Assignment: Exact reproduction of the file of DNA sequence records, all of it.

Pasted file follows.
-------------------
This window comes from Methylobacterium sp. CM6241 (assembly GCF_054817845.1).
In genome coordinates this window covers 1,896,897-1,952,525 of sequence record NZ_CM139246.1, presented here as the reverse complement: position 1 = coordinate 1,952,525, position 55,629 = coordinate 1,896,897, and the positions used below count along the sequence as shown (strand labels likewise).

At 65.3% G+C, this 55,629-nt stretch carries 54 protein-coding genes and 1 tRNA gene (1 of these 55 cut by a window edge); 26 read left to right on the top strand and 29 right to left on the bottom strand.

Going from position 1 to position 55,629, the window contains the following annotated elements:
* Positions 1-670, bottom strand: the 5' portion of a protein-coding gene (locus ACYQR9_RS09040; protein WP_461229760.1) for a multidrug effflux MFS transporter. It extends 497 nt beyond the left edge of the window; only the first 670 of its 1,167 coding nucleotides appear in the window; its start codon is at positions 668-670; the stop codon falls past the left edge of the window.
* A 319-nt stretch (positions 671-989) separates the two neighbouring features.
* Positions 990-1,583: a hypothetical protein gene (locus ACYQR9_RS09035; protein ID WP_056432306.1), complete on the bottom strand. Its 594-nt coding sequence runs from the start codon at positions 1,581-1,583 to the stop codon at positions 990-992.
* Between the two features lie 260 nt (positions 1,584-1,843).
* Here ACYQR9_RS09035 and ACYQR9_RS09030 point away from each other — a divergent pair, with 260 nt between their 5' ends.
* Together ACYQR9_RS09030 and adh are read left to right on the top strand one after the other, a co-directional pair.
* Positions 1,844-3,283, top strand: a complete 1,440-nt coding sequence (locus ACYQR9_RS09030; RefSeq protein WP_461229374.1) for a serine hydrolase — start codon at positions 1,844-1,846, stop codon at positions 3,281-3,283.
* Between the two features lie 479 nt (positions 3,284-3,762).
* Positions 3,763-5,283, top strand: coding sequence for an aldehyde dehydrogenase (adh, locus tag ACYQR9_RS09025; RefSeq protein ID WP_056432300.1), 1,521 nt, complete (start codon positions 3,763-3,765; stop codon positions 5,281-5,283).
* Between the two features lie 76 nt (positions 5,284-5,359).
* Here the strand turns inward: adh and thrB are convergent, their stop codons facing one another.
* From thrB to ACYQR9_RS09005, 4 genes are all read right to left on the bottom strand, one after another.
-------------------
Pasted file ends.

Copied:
This window comes from Methylobacterium sp. CM6241 (assembly GCF_054817845.1).
In genome coordinates this window covers 1,896,897-1,952,525 of sequence record NZ_CM139246.1, presented here as the reverse complement: position 1 = coordinate 1,952,525, position 55,629 = coordinate 1,896,897, and the positions used below count along the sequence as shown (strand labels likewise).

At 65.3% G+C, this 55,629-nt stretch carries 54 protein-coding genes and 1 tRNA gene (1 of these 55 cut by a window edge); 26 read left to right on the top strand and 29 right to left on the bottom strand.

Going from position 1 to position 55,629, the window contains the following annotated elements:
* Positions 1-670, bottom strand: the 5' portion of a protein-coding gene (locus ACYQR9_RS09040; protein WP_461229760.1) for a multidrug effflux MFS transporter. It extends 497 nt beyond the left edge of the window; only the first 670 of its 1,167 coding nucleotides appear in the window; its start codon is at positions 668-670; the stop codon falls past the left edge of the window.
* A 319-nt stretch (positions 671-989) separates the two neighbouring features.
* Positions 990-1,583: a hypothetical protein gene (locus ACYQR9_RS09035; protein ID WP_056432306.1), complete on the bottom strand. Its 594-nt coding sequence runs from the start codon at positions 1,581-1,583 to the stop codon at positions 990-992.
* Between the two features lie 260 nt (positions 1,584-1,843).
* Here ACYQR9_RS09035 and ACYQR9_RS09030 point away from each other — a divergent pair, with 260 nt between their 5' ends.
* Together ACYQR9_RS09030 and adh are read left to right on the top strand one after the other, a co-directional pair.
* Positions 1,844-3,283, top strand: a complete 1,440-nt coding sequence (locus ACYQR9_RS09030; RefSeq protein WP_461229374.1) for a serine hydrolase — start codon at positions 1,844-1,846, stop codon at positions 3,281-3,283.
* Between the two features lie 479 nt (positions 3,284-3,762).
* Positions 3,763-5,283, top strand: coding sequence for an aldehyde dehydrogenase (adh, locus tag ACYQR9_RS09025; RefSeq protein ID WP_056432300.1), 1,521 nt, complete (start codon positions 3,763-3,765; stop codon positions 5,281-5,283).
* Between the two features lie 76 nt (positions 5,284-5,359).
* Here the strand turns inward: adh and thrB are convergent, their stop codons facing one another.
* From thrB to ACYQR9_RS09005, 4 genes are all read right to left on the bottom strand, one after another.